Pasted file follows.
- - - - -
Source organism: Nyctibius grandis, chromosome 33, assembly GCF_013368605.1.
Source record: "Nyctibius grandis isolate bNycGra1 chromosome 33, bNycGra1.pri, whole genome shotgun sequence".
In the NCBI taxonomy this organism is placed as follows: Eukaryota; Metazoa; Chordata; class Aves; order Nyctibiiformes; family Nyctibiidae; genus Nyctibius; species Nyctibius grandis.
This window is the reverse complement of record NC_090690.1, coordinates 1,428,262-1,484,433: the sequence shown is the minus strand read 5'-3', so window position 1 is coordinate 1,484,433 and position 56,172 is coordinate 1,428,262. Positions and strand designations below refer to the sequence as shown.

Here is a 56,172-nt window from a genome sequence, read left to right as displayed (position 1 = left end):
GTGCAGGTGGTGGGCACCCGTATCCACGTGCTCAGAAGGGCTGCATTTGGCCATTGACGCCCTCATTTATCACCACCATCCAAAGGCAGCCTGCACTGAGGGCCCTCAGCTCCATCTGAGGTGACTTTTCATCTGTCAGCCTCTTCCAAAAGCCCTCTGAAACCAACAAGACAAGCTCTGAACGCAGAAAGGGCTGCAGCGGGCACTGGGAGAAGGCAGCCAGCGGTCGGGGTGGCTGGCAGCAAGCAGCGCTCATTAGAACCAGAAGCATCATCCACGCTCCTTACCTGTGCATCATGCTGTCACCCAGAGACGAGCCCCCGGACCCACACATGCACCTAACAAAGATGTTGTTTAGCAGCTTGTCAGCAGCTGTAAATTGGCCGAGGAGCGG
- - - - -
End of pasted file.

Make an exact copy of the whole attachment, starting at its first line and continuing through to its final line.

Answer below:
Source organism: Nyctibius grandis, chromosome 33, assembly GCF_013368605.1.
Source record: "Nyctibius grandis isolate bNycGra1 chromosome 33, bNycGra1.pri, whole genome shotgun sequence".
In the NCBI taxonomy this organism is placed as follows: Eukaryota; Metazoa; Chordata; class Aves; order Nyctibiiformes; family Nyctibiidae; genus Nyctibius; species Nyctibius grandis.
This window is the reverse complement of record NC_090690.1, coordinates 1,428,262-1,484,433: the sequence shown is the minus strand read 5'-3', so window position 1 is coordinate 1,484,433 and position 56,172 is coordinate 1,428,262. Positions and strand designations below refer to the sequence as shown.

Here is a 56,172-nt window from a genome sequence, read left to right as displayed (position 1 = left end):
GTGCAGGTGGTGGGCACCCGTATCCACGTGCTCAGAAGGGCTGCATTTGGCCATTGACGCCCTCATTTATCACCACCATCCAAAGGCAGCCTGCACTGAGGGCCCTCAGCTCCATCTGAGGTGACTTTTCATCTGTCAGCCTCTTCCAAAAGCCCTCTGAAACCAACAAGACAAGCTCTGAACGCAGAAAGGGCTGCAGCGGGCACTGGGAGAAGGCAGCCAGCGGTCGGGGTGGCTGGCAGCAAGCAGCGCTCATTAGAACCAGAAGCATCATCCACGCTCCTTACCTGTGCATCATGCTGTCACCCAGAGACGAGCCCCCGGACCCACACATGCACCTAACAAAGATGTTGTTTAGCAGCTTGTCAGCAGCTGTAAATTGGCCGAGGAGCGG